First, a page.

Until I read Anna and the King of Siam by Margaret Landon I only knew one or two film versions and the Rodgers & Hammerstein musical titled The King and I that have been made of it in the seventy years since its release in 1944. The novel certainly was an enjoyable read although I must admit that I had hoped to find in it a profounder and above all more realistic picture of nineteenth-century Thailand than Hollywood and Broadway produced. Unfortunately, this wasn’t the case and I felt the need to turn to a well-researched modern biography of Anna Harriette Leonowens, namely Bombay Anna. The Real Story and Remarkable Adventures of The King and I Governess by Susan Morgan, to get more accurate information. Nonetheless, the novel is an light starting point for getting into the history and traditions of Thailand and as such I recommend it.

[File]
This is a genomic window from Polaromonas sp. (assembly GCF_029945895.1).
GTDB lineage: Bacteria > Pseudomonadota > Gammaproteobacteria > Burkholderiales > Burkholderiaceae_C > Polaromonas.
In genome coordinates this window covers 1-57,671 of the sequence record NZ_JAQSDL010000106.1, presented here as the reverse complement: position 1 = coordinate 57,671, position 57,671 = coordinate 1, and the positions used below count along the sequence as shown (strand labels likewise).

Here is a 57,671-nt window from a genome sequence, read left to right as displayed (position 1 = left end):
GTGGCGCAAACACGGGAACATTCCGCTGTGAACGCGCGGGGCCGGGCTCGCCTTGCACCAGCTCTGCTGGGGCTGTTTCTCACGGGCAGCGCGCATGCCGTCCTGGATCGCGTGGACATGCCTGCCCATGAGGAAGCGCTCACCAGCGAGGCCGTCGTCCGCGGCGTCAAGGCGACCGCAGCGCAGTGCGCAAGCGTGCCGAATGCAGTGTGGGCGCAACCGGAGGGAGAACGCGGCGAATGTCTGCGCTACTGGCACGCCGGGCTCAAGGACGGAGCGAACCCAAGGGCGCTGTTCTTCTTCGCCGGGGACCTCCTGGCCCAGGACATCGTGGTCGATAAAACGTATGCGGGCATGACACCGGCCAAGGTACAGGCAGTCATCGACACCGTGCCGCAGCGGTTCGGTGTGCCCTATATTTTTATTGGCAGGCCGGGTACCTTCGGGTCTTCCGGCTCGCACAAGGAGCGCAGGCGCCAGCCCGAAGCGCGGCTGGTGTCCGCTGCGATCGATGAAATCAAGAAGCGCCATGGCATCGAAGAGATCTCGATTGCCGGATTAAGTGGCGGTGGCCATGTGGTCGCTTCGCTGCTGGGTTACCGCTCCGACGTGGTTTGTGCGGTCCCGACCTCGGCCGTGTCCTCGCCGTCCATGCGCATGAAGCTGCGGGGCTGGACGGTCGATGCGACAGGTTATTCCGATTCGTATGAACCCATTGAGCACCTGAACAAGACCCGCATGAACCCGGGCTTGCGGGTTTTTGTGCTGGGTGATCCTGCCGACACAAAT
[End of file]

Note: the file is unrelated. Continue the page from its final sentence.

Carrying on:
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  1. I came to your blog from Mariane's Let's Read blog. I like that you read other books than most bloggers! I will continue to visit. I have seen the version of The King and I with Yul Brenner. Etc,etc!! I cordially invite you to check out my blog.

    1. Thanks for saying that you like my choice of books! In fact, I don't see a point in reviewing the same books as most others - so I try not to.

      Oh, yes The King and I with Yul Brynner - a great classic although it's a bit different from the book as I found out. But that's how it works in the theatre and film busines: remove everything that the audience might not like and add scenes that it will love...

      Thanks for your comment, Judy! And be sure that I'll check out your blog ;-)